Arts & Culture

‘Clybourne Park’ pulls together all the elements of good theater

In the history of theater, only two plays have won the triple crown of theatrical awards: the Pulitzer, the Tony and the Lawrence Olivier. They are David Mamet’s “Glengarry Glen Ross,” which will be performed by Lakewood Playhouse this season, and Bruce Norris’ “Clybourne Park,” now playing at Harlequin Productions in Olympia.

“Clybourne Park” is not a sequel but a spinoff from Lorraine Hansberry’s “A Raisin in the Sun,” about a black family’s experiences in a Chicago subdivision. “Clybourne Park” begins when “Raisin” ended in 1959. Bev and Dan (Nikki Visel and Phillip Keiman) have sold their home to a black family (the Younger family from “Raisin,” although they are not named). A priest (Mark Alford) comes calling, as do their neighbors Karl Lindner (Jason Haws) and his deaf and pregnant wife, Betsy (Maggie Lofquist). Karl is from the neighborhood association, which is trying to prevent the sale from going through, and has just come from an unsuccessful meeting with the buyers. Karl is the only carryover character from “Raisin.”

Bev and Russ were not aware that the new owners are black, nor do they mind. The discussions that ensue are dramatic, frightening and yet hilarious as they both expose and make fun of racial and other societal stereotypes of the 1950s. Things get even stickier when the black maid, Francine (LaVon Hardison), and her husband, Albert (Robert Humes), get drawn into their arguments.

The audience is not granted the indulgence of thinking that we are far beyond such bigotry today because the second act is set half a century later, in 2009, and the ensuing arguments prove that the so-called post-racial society hailed by some following the election of President Barack Obama is skin deep — if it exists at all. In the second act we find ourselves in the same house with a different set of characters, some of whom are related to characters from the first act, and we see that the racial tensions have not disappeared at all.

In place of Bev — who was something of an Edith Bunker type in act one, always trying to appease and be open minded — we have Kathy (Visel), a haughty and “politically correct” white woman whose correctness falls apart under scrutiny. In place of Francine, the black maid who is troubled but solicitous in act one, we have Lena (Hardison), a strong black woman who will not kowtow to anyone. Tensions mount as the white couple prepares to move into the neighborhood, which over the years has become a black community.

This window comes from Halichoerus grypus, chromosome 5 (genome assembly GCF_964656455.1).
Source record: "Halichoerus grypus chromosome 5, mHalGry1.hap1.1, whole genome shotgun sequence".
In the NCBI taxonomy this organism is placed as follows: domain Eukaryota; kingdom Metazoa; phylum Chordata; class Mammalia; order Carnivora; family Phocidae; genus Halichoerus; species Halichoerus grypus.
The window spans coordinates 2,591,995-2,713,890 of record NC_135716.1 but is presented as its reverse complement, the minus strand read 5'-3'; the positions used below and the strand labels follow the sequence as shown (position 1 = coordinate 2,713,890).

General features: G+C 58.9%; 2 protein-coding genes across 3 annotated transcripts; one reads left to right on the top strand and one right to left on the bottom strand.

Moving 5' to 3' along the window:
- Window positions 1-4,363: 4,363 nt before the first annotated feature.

Among playwright Norris’ more ingenious strokes is that act two does not so much follow act one as it parallels act one with similar yet different conversations. For example, act one begins with Dan and Bev hilariously arguing over what people from different cities are called — for example, Neapolitans for people from Naples. The second act begins with similar arguments, this time about the names of capital cities. The parallelism of these arguments echoes the parallels of today’s racial and social strife and that of 50 years ago.

Harlequin bills the play as a comedy, and it is bitingly funny. Political correctness is put to the test and fails miserably, not because political correctness is not a good thing, but because nearly every one of these characters is a miserable human being. They are insensitive and tactless. They pretend to be open minded but are not good at hiding their prejudices. What little remains of the masks of decency they wear is stripped away as the second act deteriorates into flinging offensive jokes at one another. The jokes are not only racially offensive, they are also homophobic and misogynistic, and the rejoinders are funnier than the jokes. The playwright does an admirable job of balancing between laughing at and laughing with the characters as he exposes character flaw after character flaw.

The ensemble cast is as strong as any I’ve seen. Each actor does a commendable job of believably embodying totally different characters in each act. Haws proves once again that he is one of the South Sound’s best actors; Lofquist makes deafness uncomfortably yet delightfully funny; Hardison’s metamorphosis from Francine to Lena is astounding; Keiman, a newcomer from Britain, is solid as the gruff and inflexible Dan and funny as Russ, the hired hand. Similar praise is due to Visel, Alford and Humes.

The period costumes by Jocelyne Fowler are spot-on, and she has strategically placed Velcro on some of the costumes to allow for astonishingly fast costume changes.

Linda Whitney has done her usual excellent job of set designing, and the rapid change in the set between acts is made possible by some brilliant engineering by Marko Bujeaud.

Seldom do all of the many elements of good theater come together so completely as in this production. It is no wonder that “Clybourne Park” made the grand sweep of top theatrical prizes.